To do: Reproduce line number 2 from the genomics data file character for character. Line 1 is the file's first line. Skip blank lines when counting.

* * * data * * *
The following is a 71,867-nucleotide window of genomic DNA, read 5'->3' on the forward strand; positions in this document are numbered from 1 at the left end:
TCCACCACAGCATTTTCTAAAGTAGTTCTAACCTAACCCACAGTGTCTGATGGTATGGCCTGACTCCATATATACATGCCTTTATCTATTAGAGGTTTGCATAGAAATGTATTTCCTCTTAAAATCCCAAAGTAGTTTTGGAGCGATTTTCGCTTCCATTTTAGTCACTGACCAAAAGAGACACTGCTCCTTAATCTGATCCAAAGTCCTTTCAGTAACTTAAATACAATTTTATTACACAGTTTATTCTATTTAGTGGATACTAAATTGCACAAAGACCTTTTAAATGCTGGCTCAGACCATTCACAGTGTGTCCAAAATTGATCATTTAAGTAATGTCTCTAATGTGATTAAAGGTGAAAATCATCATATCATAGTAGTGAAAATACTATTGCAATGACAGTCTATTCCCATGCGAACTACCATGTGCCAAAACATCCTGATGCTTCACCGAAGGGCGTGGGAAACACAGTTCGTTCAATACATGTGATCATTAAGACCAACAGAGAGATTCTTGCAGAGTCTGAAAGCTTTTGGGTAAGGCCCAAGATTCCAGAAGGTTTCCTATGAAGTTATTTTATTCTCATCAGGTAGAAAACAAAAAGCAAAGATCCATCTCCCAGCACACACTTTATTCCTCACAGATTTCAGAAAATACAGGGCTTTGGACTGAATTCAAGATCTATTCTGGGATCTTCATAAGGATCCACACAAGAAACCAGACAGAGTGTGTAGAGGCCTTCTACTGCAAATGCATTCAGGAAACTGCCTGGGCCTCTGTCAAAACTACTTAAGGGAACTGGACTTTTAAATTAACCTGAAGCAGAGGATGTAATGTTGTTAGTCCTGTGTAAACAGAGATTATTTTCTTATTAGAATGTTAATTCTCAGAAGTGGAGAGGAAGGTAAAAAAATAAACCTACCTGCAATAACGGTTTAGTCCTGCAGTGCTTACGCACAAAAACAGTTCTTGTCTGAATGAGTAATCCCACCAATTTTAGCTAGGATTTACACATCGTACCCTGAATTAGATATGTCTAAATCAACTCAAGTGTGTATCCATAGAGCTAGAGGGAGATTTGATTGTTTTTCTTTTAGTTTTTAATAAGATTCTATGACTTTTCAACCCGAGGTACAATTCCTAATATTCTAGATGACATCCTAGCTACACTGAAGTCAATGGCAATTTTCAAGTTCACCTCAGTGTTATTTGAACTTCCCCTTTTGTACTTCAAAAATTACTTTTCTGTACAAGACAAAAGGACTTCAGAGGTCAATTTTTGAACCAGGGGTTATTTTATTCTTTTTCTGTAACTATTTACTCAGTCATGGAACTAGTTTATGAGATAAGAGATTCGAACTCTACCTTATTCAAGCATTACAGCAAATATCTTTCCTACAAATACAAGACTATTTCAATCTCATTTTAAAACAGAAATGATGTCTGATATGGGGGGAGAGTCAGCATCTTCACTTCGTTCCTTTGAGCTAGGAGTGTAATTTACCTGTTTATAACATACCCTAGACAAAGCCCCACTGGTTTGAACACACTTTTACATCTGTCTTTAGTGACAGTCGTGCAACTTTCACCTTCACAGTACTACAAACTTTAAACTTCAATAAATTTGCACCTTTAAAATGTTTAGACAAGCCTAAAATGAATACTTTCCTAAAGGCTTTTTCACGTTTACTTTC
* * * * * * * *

TCCACCACAGCATTTTCTAAAGTAGTTCTAACCTAACCCACAGTGTCTGATGGTATGGCCTGACTCCATATATACATGCCTTTATCTATTAGAGGTTTGCATAGAAATGTATTTCCTCTTAAAATCCCAAAGTAGTTTTGGAGCGATTTTCGCTTCCATTTTAGTCACTGACCAAAAGAGACACTGCTCCTTAATCTGATCCAAAGTCCTTTCAGTAACTTAAATACAATTTTATTACACAGTTTATTCTATTTAGTGGATACTAAATTGCACAAAGACCTTTTAAATGCTGGCTCAGACCATTCACAGTGTGTCCAAAATTGATCATTTAAGTAATGTCTCTAATGTGATTAAAGGTGAAAATCATCATATCATAGTAGTGAAAATACTATTGCAATGACAGTCTATTCCCATGCGAACTACCATGTGCCAAAACATCCTGATGCTTCACCGAAGGGCGTGGGAAACACAGTTCGTTCAATACATGTGATCATTAAGACCAACAGAGAGATTCTTGCAGAGTCTGAAAGCTTTTGGGTAAGGCCCAAGATTCCAGAAGGTTTCCTATGAAGTTATTTTATTCTCATCAGGTAGAAAACAAAAAGCAAAGATCCATCTCCCAGCACACACTTTATTCCTCACAGATTTCAGAAAATACAGGGCTTTGGACTGAATTCAAGATCTATTCTGGGATCTTCATAAGGATCCACACAAGAAACCAGACAGAGTGTGTAGAGGCCTTCTACTGCAAATGCATTCAGGAAACTGCCTGGGCCTCTGTCAAAACTACTTAAGGGAACTGGACTTTTAAATTAACCTGAAGCAGAGGATGTAATGTTGTTAGTCCTGTGTAAACAGAGATTATTTTCTTATTAGAATGTTAATTCTCAGAAGTGGAGAGGAAGGTAAAAAAATAAACCTACCTGCAATAACGGTTTAGTCCTGCAGTGCTTACGCACAAAAACAGTTCTTGTCTGAATGAGTAATCCCACCAATTTTAGCTAGGATTTACACATCGTACCCTGAATTAGATATGTCTAAATCAACTCAAGTGTGTATCCATAGAGCTAGAGGGAGATTTGATTGTTTTTCTTTTAGTTTTTAATAAGATTCTATGACTTTTCAACCCGAGGTACAATTCCTAATATTCTAGATGACATCCTAGCTACACTGAAGTCAATGGCAATTTTCAAGTTCACCTCAGTGTTATTTGAACTTCCCCTTTTGTACTTCAAAAATTACTTTTCTGTACAAGACAAAAGGACTTCAGAGGTCAATTTTTGAACCAGGGGTTATTTTATTCTTTTTCTGTAACTATTTACTCAGTCATGGAACTAGTTTATGAGATAAGAGATTCGAACTCTACCTTATTCAAGCATTACAGCAAATATCTTTCCTACAAATACAAGACTATTTCAATCTCATTTTAAAACAGAAATGATGTCTGATATGGGGGGAGAGTCAGCATCTTCACTTCGTTCCTTTGAGCTAGGAGTGTAATTTACCTGTTTATAACATACCCTAGACAAAGCCCCACTGGTTTGAACACACTTTTACATCTGTCTTTAGTGACAGTCGTGCAACTTTCACCTTCACAGTACTACAAACTTTAAACTTCAATAAATTTGCACCTTTAAAATGTTTAGACAAGCCTAAAATGAATACTTTCCTAAAGGCTTTTTCACGTTTACTTTC